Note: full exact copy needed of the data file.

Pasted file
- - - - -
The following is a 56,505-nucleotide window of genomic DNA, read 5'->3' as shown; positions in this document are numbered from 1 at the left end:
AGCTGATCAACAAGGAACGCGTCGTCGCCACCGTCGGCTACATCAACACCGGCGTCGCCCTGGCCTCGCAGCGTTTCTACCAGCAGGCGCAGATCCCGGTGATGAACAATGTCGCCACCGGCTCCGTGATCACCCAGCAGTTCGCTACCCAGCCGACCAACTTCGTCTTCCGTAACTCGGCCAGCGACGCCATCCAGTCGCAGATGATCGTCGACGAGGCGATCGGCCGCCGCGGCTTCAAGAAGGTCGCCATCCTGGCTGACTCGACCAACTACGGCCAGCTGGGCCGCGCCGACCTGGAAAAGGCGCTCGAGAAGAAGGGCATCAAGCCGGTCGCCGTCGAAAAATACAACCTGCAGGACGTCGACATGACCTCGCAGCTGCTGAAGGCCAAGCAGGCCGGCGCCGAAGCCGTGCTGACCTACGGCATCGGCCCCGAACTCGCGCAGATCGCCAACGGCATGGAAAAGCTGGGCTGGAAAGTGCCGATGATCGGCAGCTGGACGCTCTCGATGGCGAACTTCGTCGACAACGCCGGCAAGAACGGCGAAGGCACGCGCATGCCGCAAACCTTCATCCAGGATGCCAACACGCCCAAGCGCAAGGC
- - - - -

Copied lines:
The following is a 56,505-nucleotide window of genomic DNA, read 5'->3' as shown; positions in this document are numbered from 1 at the left end:
AGCTGATCAACAAGGAACGCGTCGTCGCCACCGTCGGCTACATCAACACCGGCGTCGCCCTGGCCTCGCAGCGTTTCTACCAGCAGGCGCAGATCCCGGTGATGAACAATGTCGCCACCGGCTCCGTGATCACCCAGCAGTTCGCTACCCAGCCGACCAACTTCGTCTTCCGTAACTCGGCCAGCGACGCCATCCAGTCGCAGATGATCGTCGACGAGGCGATCGGCCGCCGCGGCTTCAAGAAGGTCGCCATCCTGGCTGACTCGACCAACTACGGCCAGCTGGGCCGCGCCGACCTGGAAAAGGCGCTCGAGAAGAAGGGCATCAAGCCGGTCGCCGTCGAAAAATACAACCTGCAGGACGTCGACATGACCTCGCAGCTGCTGAAGGCCAAGCAGGCCGGCGCCGAAGCCGTGCTGACCTACGGCATCGGCCCCGAACTCGCGCAGATCGCCAACGGCATGGAAAAGCTGGGCTGGAAAGTGCCGATGATCGGCAGCTGGACGCTCTCGATGGCGAACTTCGTCGACAACGCCGGCAAGAACGGCGAAGGCACGCGCATGCCGCAAACCTTCATCCAGGATGCCAACACGCCCAAGCGCAAGGC